Subscribe and download our eBook, "Innovative Ideas for Surviving a Recession and Avoiding Problems in Your Small Business."

Get the:

Are You Going to Pay More for Broadband?

© Simpson333 | - Router With Backup Storage Disk PhotoThat’s the concern expressed by the SBA’s Office of Advocacy in a letter it sent to the Federal Communications Commission (FCC) in July. Now that the federal government has asserted its right to regulate the Internet (in February the FCC issued “net neutrality” rules to treat broadband as a utility), the Office of Advocacy wants to protect small businesses and advises the FCC to take them into account when crafting regulations.

Here’s the problem identified by the Office of Advocacy:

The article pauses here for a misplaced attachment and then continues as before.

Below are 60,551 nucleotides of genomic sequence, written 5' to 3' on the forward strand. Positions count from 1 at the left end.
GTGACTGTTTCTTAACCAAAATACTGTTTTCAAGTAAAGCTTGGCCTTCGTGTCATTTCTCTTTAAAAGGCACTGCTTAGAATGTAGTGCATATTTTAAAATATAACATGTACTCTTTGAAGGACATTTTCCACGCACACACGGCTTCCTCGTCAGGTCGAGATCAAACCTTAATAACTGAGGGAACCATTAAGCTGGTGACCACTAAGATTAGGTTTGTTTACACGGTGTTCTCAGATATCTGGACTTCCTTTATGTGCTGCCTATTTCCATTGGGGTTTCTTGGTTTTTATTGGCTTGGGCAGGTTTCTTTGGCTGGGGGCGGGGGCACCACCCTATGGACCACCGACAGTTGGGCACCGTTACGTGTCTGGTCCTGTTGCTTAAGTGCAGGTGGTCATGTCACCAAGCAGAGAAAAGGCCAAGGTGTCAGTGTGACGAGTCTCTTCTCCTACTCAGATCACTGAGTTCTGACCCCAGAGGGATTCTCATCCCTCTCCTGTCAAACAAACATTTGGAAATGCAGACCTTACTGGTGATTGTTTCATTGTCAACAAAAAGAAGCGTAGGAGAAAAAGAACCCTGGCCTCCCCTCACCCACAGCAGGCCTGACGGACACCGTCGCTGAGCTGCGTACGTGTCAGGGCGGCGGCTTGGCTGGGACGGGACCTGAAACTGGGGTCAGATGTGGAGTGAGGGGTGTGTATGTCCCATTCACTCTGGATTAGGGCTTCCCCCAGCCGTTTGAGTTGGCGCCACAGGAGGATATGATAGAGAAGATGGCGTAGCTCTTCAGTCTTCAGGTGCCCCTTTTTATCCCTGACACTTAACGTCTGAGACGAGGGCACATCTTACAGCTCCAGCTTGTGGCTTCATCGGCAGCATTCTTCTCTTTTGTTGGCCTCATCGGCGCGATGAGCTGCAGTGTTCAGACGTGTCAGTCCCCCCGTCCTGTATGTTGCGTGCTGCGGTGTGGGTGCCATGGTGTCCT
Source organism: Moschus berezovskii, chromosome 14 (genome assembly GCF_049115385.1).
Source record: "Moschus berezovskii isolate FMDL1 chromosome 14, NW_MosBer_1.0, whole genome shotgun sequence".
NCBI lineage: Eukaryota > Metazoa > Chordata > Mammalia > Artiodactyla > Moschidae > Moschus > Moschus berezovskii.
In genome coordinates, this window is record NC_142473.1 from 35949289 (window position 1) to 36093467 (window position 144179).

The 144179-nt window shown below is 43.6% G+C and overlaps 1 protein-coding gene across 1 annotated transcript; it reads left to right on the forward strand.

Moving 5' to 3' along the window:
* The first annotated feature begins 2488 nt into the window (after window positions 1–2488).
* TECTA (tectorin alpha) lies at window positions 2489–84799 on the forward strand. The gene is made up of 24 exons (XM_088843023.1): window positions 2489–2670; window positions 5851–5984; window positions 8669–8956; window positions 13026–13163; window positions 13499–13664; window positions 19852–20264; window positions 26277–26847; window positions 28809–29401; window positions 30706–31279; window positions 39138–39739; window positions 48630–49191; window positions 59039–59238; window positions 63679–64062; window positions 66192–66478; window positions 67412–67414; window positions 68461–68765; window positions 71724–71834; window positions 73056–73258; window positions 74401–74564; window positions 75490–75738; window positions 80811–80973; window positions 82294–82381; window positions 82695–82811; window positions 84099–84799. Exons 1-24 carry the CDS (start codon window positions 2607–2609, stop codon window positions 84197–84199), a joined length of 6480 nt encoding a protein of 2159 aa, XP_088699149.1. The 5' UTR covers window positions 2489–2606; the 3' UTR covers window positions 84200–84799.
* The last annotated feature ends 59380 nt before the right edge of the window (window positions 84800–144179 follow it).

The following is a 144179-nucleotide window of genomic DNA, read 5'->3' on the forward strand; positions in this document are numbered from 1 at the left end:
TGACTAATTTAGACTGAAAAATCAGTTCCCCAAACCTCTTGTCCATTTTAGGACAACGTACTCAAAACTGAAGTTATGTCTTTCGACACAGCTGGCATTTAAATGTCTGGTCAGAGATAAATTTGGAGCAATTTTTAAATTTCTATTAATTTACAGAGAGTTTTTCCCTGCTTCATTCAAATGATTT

AT&T, Verizon, and others (technically called competitive local exchange carriers, or CLECs) provide service to an estimated one third of all small business owners. These carriers are planning to upgrade their technology (e.g., retire copper landlines) and the Office of Advocacy fears that this will translate into higher costs for small businesses. The letter urges the FCC to take this concern into account.

A court challenge to FCC regulation of the Internet had hoped to block implementation of the rules. The challenge failed in June when a U.S. District Court in D.C. refused to block the rules, opening the way for the FCC to proceed.

Many small business advocacy groups, including the Small Business & Entrepreneurship Council, had opposed the net neutrality rules (which the FCC refers to as the Open Internet rules), believing that the marketplace has so far done a good job regulating things, keeping prices down, and ensuring continued innovation.

Now that the federal government has taken control in this area (at least for now), it’s important that the interests of small businesses are protected. Let’s see what happens.